Sign in with
Sign up | Sign in
Your question

Your suggestions for the best way to copy a boot drive

Last response: in Storage
Share
April 12, 2006 6:32:35 AM

Hi. I'm getting a new SATA II 250gig harddrive from NewEgg tomorrow and I want to make it my boot drive, preferrably with a minimum of hassle. I've currently got Windows and just about everything else on an 80 gig IDE drive and a 120 gig IDE drive full of movie projects that I'll never finish and can be deleted. What I want to do is copy the entire contents of the 80 gig drive onto the new SATA drive, including Windows, so I don't have to reinstall windows, reinstall programs to fix registry keys, etc. What would you suggest be the best (and preferrably cheapest) method of doing that? Oh, and any suggestions for a first time SATA user?
April 12, 2006 7:35:22 AM

Ghost is what I usually use! But if you got a hard drive that comes with an install disk you can also use them to copy to the new drive.
April 12, 2006 9:27:18 AM

the best way is to use ghost...just make a image of that active partition you have on the ide drive and then load it on your new drive.......

or you can just flash hard drive to hard drive ...from ghost
Related resources
April 12, 2006 9:47:08 AM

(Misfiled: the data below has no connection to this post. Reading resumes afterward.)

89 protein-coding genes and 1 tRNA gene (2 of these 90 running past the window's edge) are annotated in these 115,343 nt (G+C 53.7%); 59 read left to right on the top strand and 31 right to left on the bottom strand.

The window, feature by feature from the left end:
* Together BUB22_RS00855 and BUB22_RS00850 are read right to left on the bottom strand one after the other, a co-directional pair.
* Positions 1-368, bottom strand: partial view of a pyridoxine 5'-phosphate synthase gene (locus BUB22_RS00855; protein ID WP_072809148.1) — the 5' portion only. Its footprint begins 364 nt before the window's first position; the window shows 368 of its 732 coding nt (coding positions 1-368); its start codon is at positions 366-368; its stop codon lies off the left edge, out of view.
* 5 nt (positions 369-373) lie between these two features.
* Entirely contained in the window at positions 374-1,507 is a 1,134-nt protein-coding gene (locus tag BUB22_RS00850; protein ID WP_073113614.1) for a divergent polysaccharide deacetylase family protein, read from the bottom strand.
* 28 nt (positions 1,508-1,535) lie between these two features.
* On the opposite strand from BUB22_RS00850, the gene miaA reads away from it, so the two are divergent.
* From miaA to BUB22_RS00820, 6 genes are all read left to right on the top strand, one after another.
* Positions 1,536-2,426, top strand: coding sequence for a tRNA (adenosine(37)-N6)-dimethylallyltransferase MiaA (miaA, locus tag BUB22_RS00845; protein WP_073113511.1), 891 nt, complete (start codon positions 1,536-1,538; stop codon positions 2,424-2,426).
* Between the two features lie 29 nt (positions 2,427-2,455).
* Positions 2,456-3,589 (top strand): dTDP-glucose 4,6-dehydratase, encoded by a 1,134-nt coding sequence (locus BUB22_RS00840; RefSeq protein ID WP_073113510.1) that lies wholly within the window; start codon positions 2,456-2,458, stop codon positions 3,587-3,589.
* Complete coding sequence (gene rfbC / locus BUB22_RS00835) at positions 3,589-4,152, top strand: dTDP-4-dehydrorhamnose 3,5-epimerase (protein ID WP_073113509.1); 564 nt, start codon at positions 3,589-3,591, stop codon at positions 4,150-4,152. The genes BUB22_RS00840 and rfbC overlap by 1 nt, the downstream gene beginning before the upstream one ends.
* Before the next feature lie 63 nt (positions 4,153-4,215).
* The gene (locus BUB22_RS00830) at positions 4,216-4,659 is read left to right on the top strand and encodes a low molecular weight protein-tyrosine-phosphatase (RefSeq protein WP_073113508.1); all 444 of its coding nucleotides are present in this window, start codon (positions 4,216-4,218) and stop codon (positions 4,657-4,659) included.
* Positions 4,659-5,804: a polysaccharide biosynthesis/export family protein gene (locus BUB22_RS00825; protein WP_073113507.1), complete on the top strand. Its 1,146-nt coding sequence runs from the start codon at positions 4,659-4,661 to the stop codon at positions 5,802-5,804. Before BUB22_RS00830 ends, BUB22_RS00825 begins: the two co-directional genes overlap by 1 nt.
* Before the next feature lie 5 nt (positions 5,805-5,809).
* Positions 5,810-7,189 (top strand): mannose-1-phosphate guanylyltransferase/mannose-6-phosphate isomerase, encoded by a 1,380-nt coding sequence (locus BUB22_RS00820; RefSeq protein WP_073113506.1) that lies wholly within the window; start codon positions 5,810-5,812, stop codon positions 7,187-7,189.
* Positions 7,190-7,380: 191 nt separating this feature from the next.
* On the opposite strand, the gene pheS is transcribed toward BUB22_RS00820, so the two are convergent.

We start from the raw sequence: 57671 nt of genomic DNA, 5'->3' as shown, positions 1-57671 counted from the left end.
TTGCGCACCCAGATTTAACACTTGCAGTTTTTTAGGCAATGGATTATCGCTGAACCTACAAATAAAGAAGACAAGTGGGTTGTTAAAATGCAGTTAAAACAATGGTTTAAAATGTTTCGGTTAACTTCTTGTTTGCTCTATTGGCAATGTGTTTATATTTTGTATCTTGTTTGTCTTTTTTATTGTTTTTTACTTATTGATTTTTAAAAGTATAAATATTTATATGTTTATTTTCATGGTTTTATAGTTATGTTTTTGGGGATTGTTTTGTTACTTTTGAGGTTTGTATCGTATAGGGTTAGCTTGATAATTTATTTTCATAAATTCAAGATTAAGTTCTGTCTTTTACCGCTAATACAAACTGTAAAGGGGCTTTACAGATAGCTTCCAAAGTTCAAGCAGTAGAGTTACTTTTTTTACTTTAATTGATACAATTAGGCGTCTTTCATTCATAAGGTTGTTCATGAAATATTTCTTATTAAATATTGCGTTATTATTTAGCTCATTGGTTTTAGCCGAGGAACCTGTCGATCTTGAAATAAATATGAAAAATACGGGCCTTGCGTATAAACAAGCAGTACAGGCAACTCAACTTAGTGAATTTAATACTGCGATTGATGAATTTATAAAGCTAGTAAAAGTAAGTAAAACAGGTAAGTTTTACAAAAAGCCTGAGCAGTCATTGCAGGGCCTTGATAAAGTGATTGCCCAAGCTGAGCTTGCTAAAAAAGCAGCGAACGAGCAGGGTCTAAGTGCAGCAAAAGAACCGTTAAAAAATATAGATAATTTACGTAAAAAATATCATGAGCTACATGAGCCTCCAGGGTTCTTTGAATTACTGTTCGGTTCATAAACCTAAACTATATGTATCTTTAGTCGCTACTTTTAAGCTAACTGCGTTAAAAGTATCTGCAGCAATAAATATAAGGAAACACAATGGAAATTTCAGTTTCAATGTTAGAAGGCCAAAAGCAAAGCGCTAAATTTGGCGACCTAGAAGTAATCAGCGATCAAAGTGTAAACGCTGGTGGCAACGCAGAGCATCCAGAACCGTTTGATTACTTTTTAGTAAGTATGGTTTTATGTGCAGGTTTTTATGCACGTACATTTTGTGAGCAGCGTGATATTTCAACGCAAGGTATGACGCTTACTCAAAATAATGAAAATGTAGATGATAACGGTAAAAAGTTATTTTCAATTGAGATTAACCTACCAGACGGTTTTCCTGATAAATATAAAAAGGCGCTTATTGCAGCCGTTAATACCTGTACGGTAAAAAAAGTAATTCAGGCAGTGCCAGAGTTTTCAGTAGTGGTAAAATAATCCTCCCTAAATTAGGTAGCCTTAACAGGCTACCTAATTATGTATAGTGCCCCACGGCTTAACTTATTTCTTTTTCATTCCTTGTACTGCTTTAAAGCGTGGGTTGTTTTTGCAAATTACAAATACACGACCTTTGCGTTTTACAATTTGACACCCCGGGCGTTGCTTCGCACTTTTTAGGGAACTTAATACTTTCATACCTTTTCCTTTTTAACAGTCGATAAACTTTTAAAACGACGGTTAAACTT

Quote:
the best way is to use ghost...just make a image of that active partition you have on the ide drive and then load it on your new drive.......

or you can just flash hard drive to hard drive ...from ghost


I wouldnt say ghost is the best, there are a lot of imaging software utilities out there, and I havent used enough of them to say one is the "best", but Ghost does get my vote. Ive been using the various versions of ghost for about 6 years with no significant difficulties.
April 12, 2006 2:10:23 PM

If you don't have Ghost available then look on the HDD maufacturer's website for any drive copy utilities.

e.g. Western Digital
a c 385 G Storage
April 12, 2006 2:25:04 PM

True Image does a good job of imaging and/or cloning drives. I use True Image 9 and it works flawlessly.

You can download the free trial and use it for 15 days. It's a fully functional trial version. ;) 
April 12, 2006 3:00:16 PM

Quote:
Hi. I'm getting a new SATA II 250gig harddrive from NewEgg tomorrow and I want to make it my boot drive, preferrably with a minimum of hassle. I've currently got Windows and just about everything else on an 80 gig IDE drive and a 120 gig IDE drive full of movie projects that I'll never finish and can be deleted. What I want to do is copy the entire contents of the 80 gig drive onto the new SATA drive, including Windows, so I don't have to reinstall windows, reinstall programs to fix registry keys, etc. What would you suggest be the best (and preferrably cheapest) method of doing that? Oh, and any suggestions for a first time SATA user?


The best tool I have been able to find is Drive Image (http://www.runtime.org/dixml.htm). Its powerful, it can image a drive you are actually using at the time (shadow imaging) and has info on how to make a bootup DVD or CD with an image you can blast to your computer. I have used several other expensive backup software and this by far is one of the best.